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Slavick v. McKinney

A-1405-06T5 (N.J. Super. App. Div. 2007) (Unpublished)

CONSUMER FRAUD ACT; AUTOMOBILES —Under the Consumer Fraud Act, to qualify as a used car dealer, one need only sell or offer for sale three or more used motor vehicles in the previous twelve-month period.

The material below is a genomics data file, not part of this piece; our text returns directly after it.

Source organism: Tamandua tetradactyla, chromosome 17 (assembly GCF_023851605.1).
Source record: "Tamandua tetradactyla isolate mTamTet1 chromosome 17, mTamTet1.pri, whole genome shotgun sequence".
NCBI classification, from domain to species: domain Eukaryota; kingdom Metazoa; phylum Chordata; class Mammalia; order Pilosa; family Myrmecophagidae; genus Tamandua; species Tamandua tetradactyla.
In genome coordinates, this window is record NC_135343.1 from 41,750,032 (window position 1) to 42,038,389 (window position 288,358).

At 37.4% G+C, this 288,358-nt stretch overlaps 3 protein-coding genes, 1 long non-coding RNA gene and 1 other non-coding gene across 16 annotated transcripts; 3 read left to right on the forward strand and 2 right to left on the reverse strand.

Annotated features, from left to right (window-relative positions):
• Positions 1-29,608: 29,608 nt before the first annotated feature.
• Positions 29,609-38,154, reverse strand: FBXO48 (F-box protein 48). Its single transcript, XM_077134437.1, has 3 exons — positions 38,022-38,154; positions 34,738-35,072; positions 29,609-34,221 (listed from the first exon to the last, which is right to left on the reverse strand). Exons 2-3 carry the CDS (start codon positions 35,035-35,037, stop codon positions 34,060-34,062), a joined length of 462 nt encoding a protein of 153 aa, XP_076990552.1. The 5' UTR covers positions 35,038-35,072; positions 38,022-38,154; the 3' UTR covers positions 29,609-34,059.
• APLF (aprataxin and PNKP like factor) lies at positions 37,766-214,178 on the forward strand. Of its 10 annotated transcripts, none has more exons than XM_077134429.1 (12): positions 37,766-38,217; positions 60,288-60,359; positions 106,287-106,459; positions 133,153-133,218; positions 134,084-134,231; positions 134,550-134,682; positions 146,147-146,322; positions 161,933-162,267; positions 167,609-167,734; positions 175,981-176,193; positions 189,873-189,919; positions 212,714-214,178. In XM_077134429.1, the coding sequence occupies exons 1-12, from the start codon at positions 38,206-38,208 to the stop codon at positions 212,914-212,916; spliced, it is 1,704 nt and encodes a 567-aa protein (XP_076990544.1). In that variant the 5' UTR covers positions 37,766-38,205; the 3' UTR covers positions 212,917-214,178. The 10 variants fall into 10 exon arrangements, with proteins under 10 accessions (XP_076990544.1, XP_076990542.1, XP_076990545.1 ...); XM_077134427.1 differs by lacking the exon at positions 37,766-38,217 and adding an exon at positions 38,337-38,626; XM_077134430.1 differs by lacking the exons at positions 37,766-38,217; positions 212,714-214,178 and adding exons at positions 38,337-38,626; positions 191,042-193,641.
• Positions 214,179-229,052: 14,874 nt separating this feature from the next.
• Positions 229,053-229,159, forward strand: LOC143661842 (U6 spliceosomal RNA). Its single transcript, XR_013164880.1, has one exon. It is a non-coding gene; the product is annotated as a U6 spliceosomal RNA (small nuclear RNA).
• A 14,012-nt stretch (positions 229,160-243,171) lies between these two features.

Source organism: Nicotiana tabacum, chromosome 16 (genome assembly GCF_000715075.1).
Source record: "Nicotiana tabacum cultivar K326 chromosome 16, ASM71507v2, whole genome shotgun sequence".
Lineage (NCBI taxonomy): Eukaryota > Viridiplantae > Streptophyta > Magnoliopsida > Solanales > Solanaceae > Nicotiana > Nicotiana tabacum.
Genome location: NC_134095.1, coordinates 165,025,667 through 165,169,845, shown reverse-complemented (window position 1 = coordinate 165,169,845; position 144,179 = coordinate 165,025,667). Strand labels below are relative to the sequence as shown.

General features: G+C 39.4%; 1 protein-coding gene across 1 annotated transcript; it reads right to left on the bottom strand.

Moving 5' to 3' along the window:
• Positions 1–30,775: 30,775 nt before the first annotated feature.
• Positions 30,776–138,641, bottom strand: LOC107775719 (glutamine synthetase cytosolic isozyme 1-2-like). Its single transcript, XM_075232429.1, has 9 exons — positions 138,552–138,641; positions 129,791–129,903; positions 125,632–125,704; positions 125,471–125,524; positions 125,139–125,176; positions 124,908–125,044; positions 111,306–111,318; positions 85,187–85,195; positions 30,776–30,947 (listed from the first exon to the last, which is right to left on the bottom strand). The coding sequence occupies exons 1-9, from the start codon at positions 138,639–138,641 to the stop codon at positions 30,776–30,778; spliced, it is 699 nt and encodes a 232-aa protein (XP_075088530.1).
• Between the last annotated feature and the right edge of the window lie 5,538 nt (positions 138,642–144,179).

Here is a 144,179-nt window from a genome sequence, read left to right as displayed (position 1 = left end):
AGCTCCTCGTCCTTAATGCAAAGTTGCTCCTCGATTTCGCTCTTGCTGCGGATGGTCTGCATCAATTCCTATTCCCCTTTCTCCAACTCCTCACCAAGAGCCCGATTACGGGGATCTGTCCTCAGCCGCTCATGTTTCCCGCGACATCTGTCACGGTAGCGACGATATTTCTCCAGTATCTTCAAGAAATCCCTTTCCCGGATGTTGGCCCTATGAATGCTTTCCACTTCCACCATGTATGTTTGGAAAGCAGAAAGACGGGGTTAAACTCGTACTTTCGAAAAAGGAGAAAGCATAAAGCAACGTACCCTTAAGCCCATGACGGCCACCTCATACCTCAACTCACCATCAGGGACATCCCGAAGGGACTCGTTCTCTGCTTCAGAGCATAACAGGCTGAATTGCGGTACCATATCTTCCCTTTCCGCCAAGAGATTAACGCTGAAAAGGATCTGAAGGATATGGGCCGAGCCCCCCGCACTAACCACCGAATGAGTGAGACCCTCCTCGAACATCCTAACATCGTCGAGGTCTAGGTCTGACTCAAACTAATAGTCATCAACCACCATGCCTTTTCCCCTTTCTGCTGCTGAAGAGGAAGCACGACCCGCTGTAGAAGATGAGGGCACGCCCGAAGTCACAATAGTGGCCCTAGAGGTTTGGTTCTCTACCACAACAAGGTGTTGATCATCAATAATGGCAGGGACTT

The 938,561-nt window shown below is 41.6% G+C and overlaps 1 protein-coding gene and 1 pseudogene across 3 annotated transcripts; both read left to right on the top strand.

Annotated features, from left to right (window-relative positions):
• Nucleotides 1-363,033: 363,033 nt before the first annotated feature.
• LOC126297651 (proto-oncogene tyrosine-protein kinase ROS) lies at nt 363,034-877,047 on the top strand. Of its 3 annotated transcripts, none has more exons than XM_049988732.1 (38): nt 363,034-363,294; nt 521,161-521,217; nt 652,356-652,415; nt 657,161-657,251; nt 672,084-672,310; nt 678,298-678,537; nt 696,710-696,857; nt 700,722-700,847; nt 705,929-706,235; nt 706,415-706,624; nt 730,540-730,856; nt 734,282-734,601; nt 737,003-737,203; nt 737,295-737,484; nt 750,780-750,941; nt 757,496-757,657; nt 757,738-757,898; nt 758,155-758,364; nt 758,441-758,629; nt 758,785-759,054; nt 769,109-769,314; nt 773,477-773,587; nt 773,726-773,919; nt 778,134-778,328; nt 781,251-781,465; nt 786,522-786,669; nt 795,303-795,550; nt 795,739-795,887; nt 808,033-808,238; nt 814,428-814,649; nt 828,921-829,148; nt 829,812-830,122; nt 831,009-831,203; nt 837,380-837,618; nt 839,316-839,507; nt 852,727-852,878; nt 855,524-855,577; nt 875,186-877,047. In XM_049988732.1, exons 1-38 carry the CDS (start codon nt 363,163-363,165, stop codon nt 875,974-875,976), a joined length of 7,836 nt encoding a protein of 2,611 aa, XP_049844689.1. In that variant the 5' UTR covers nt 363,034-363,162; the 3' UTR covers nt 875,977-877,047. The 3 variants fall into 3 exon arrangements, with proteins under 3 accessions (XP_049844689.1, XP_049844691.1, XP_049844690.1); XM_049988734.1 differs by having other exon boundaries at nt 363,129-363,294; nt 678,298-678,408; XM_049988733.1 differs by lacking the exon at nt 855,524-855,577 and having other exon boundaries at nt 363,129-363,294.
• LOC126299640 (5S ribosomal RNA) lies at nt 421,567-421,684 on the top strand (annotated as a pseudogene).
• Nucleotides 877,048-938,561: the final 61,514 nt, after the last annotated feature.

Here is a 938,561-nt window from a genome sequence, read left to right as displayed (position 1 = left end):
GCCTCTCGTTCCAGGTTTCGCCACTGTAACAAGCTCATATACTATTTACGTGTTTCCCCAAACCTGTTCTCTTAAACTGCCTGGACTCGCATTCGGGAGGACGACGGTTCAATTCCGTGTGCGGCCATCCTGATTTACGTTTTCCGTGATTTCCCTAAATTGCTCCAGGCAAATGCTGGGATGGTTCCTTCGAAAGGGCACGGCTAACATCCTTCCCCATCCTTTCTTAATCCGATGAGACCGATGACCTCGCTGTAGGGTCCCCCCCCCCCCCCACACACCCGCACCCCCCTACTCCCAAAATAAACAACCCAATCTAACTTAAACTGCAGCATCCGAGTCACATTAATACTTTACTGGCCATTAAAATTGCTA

In response to an advertisement, a doctor bought a car from an individual who had been selling cars, part time, on behalf of another person. In fact, over a period of three to four months, the seller had “sold at least three cars, offered two additional vehicles for sale, and placed eight to ten used car advertisements” for that other person. He received a ten percent commission. In response to the advertisement, the doctor offered to pay $18,000 for a car, and his offer was accepted. He paid the purchase price in cash, but neither the car nor its title were ever delivered. Instead, the person allegedly selling the car proceeded to offer the same car to another buyer, elsewhere. In that case as well, he received the money, but never delivered the car. “The car in question was in fact stolen.” When the doctor sued the seller, the lower court awarded him damages in the amount of the money he paid, but would not treble that amount, “finding that although [the seller] perpetrated a ‘real good scam,’ the [Consumer Fraud Act] was inapplicable because the ‘[seller was] not in the business of selling cars, he just sells his car to people.’” The doctor appealed, successfully. According to the Appellate Division, the facts “unquestionably establish[ed] deceptional fraud on the part of [the seller] in the sale of merchandise.” The Court found that the facts established that the seller “was not an occasional seller.” Therefore, even though the Consumer Fraud Act only applies to professional sellers, according to the Court, this particular seller qualified as a “professional seller.” The lower court viewed the situation as a “repeated sale of a single vehicle.” According to the Appellate Division, however, the seller had “entered into a business relationship” with another person “for the purpose of offering used cars for sale, he placed numerous advertisements for those cars, and he personally offered at least five vehicles to potential purchasers, selling three and receiving a ten-percent commission on each sale.” Under the Consumer Fraud Act, to qualify as a used car dealer, one need only sell or offer “for sale three or more used motor vehicles in the previous twelve-month period.” The Court trebled the award that had been granted by the lower court.


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